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Mol Cell Biochem. 2018 Mar;440(1-2):1-9. doi: 10.1007/s11010-017-3150-6. Epub 2017 Aug 17.

Phenotypic and genotypic characterization of antioxidant enzyme system in human population exposed to radiation from mobile towers.

Author information

1
Department of Biotechnology, Kurukshetra University, Kurukshetra, Haryana, 136119, India.
2
Department of Biochemistry, Kurukshetra University, Kurukshetra, Haryana, 136119, India.
3
Department of Microbiology, Kurukshetra University, Kurukshetra, Haryana, 136119, India.
4
Department of Biochemistry, Kurukshetra University, Kurukshetra, Haryana, 136119, India. r.gupta@kuk.ac.in.

Abstract

In the present era, cellular phones have changed the life style of human beings completely and have become an essential part of their lives. The number of cell phones and cell towers are increasing in spite of their disadvantages. These cell towers transmit radiation continuously without any interruption, so people living within 100s of meters from the tower receive 10,000 to 10,000,000 times stronger signal than required for mobile communication. In the present study, we have examined superoxide dismutase (SOD) enzyme activity, catalase (CAT) enzyme activity, lipid peroxidation assay, and effect of functional polymorphism of SOD and CAT antioxidant genes against mobile tower-induced oxidative stress in human population. From our results, we have found a significantly lower mean value of manganese superoxide dismutase (MnSOD) enzyme activity, catalase (CAT) enzyme activity, and a high value of lipid peroxidation assay in exposed as compared to control subjects. Polymorphisms in antioxidant MnSOD and CAT genes significantly contributed to its phenotype. In the current study, a significant association of genetic polymorphism of antioxidant genes with genetic damage has been observed in human population exposed to radiations emitted from mobile towers.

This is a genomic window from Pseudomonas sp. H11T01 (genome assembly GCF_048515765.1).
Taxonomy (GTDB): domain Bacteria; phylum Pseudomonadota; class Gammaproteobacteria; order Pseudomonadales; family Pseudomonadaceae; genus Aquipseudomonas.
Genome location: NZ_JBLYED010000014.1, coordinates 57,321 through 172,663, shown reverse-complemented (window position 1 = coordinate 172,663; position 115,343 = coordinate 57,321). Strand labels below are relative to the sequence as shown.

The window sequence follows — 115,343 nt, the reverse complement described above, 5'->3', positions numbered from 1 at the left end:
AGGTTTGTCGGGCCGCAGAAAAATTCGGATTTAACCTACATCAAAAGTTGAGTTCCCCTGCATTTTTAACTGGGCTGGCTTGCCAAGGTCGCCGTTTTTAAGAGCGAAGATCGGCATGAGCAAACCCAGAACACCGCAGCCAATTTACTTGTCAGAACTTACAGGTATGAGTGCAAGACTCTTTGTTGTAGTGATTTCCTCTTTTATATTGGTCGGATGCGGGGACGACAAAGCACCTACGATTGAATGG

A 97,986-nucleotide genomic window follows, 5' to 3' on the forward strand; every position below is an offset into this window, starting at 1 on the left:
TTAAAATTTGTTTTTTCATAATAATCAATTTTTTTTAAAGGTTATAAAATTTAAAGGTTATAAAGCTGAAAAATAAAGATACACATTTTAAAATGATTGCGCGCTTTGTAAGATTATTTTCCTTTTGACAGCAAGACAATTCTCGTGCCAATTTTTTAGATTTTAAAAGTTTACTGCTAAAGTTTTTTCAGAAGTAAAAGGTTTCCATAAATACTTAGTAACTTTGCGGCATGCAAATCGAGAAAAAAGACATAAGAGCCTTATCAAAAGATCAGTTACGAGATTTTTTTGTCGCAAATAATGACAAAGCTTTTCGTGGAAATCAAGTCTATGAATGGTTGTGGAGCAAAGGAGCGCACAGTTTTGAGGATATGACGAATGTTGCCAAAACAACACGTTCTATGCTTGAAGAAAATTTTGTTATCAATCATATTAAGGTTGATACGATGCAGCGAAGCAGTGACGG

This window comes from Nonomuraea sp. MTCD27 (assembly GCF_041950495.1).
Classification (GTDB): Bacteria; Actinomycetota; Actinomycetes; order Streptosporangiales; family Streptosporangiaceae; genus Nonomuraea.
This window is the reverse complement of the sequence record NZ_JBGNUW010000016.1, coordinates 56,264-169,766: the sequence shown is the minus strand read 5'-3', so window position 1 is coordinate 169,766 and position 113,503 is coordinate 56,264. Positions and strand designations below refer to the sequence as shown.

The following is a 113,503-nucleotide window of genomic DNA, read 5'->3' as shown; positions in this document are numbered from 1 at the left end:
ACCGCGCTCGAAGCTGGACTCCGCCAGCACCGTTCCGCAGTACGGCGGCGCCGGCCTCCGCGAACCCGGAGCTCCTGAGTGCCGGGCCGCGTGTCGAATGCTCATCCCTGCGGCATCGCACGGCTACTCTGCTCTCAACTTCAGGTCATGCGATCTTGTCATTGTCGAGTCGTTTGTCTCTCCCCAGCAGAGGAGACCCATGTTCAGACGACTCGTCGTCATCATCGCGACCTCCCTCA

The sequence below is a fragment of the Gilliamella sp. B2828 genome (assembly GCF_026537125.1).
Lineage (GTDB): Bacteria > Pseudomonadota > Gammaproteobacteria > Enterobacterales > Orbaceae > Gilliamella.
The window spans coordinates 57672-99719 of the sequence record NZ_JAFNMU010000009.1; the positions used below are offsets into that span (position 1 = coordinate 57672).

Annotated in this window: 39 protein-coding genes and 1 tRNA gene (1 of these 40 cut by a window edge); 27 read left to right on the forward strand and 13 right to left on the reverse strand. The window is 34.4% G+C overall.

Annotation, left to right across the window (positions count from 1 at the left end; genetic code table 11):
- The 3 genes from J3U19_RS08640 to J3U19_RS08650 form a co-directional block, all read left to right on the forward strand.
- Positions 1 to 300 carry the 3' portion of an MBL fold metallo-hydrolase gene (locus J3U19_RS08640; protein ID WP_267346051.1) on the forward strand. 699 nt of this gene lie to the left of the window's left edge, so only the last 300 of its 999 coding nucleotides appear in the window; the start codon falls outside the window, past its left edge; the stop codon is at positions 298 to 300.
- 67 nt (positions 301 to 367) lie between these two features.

KEYWORDS:

Antioxidant gene polymorphism; Electromagnetic fields (EMFs); Mobile tower base stations; Oxidative stress; Reactive oxygen species

PMID:
28819931
DOI:
10.1007/s11010-017-3150-6
[Indexed for MEDLINE]

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